What are the elements of a digital marketing campaign? Part 1 - GetCrisp
GetCrisp specialise in digital marketing, video marketing and web design.
digital marketing, web design, video marketing, virtual tours
913
post-template-default,single,single-post,postid-913,single-format-standard,bridge-core-2.1.2,ajax_fade,page_not_loaded,,qode_grid_1300,footer_responsive_adv,hide_top_bar_on_mobile_header,qode-content-sidebar-responsive,qode-theme-ver-19.9,qode-theme-bridge,qode_header_in_grid,wpb-js-composer js-comp-ver-6.1,vc_responsive

What are the elements of a digital marketing campaign? Part 1

What are the elements of a digital marketing campaign? Part 1

Everything is on the internet these days. Gone are the days when people would search for a business in a local phone book or the Friday Ad. The internet has given people access to so much information that you must make a lot of noise to get noticed. If you’ll allow me to labour the metaphor, digital marketing is the megaphone that you shout into to get yourself heard over a crowd. So, what’s involved in it? Over the next few weeks we will take a look at the major elements of a digital marketing campaign.

Search Engine Optimisation (SEO)

SEO is the art (and believe me, it is an art not a science) of pushing your website to the top of search engine result pages (SERPs). Google are very tight-lipped about how their search algorithm works and make regular updates to it, so SEO techniques are constantly evolving. It’s thought that around 75% of people won’t look past the first SERP when searching for answers, so it’s crucial to keep on top of your SEO.

Maximising the effectiveness of your SEO will mean:

  • Making sure that every page on your site has a good human-readable title and description that accurately conveys the content included. It’s important to include keywords here that your target customers will search for.
  • Building a URL structure on your site that search engines can use to determine what a page is about.
  • Including backlinks to other pages on your site. Blogs are great for this – the more organic links there are both on and to your pages, the further up the rankings you will go. Linking to Wikipedia articles in a blog post for example is a great place to start.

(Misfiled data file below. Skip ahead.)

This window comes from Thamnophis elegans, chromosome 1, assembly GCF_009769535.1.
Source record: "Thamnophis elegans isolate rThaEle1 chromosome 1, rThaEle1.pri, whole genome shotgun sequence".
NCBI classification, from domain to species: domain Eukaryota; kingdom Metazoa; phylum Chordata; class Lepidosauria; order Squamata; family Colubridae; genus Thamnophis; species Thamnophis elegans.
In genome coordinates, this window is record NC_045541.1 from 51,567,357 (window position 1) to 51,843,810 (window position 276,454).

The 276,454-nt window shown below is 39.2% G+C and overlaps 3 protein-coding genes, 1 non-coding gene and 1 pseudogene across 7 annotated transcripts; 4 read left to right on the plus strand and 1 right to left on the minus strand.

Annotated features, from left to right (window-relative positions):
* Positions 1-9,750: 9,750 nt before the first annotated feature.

While SEO is an incredibly useful tool, its effectiveness is limited by the amount of content you have on your site. You’ll find that if you’re not regularly adding content and links to your site that you’ll start to slip down the rankings.

 

Pay-per-click advertising

If you’ve just re-designed your site, it will take a while for your SEO to kick in and drive natural traffic to your site. This is where pay-per-click (PPC) advertising comes in. Google Adwords and Facebook advertising are the two most commonly used PPC products. Thanks to Google and Facebook’s massive hoards of data, they can very accurately display your ads to your target audience. PPC is particularly useful at the start of a long campaign where you’re looking to very quickly create brand awareness. Its usefulness drops off somewhat once your own SEO and social media presence takes off and starts driving traffic to your site, but for many businesses PPC is instrumental in creating sales.

Social Media

As I’m sure you know, social media is an excellent way to engage directly with your customers. As many as 70% of people use social media for customer service – whether that’s to complain or just to ask a simple question, it’s a brilliant opportunity to engage publicly and positively with your customers and really show them that you care.

Your social media presence is essentially your ‘boots on the ground’ when looking for feedback from customers. Responding to feedback, both positive and negative, is perhaps the most important element here. The main aim of social media is to create awareness of your brand, so engage positively with your leads to drive them towards your products.

Long form content

A regularly updated blog is perhaps the biggest driver of SEO – it gives businesses an opportunity to push their site up SERPs by including keywords and phrases on as many pages as possible. It’s important not to overdo this, however. Google is getting very good at identifying ‘keyword stuffing’, so you need to integrate your keywords carefully into your content.

This is an excellent way to capture the “How do I…” and “What is…” searches. After newspapers, blogs are the most trusted source of information, so use your blog to inform people. As an example, if your business sells IT support and services, you might want to write guides on common tasks you get asked about. Not only will this create more links from SERPs to your site, but it will increase confidence in your brand among your customers.

 

In our next article we will look over a few more elements of a digital marketing campaign to complete our walk through the ins and outs of a digital marketing campaign.

 

Have we piqued your interest? Feel free to give us a call for a friendly chat about all your web design or digital marketing needs.

No Comments

Post A Comment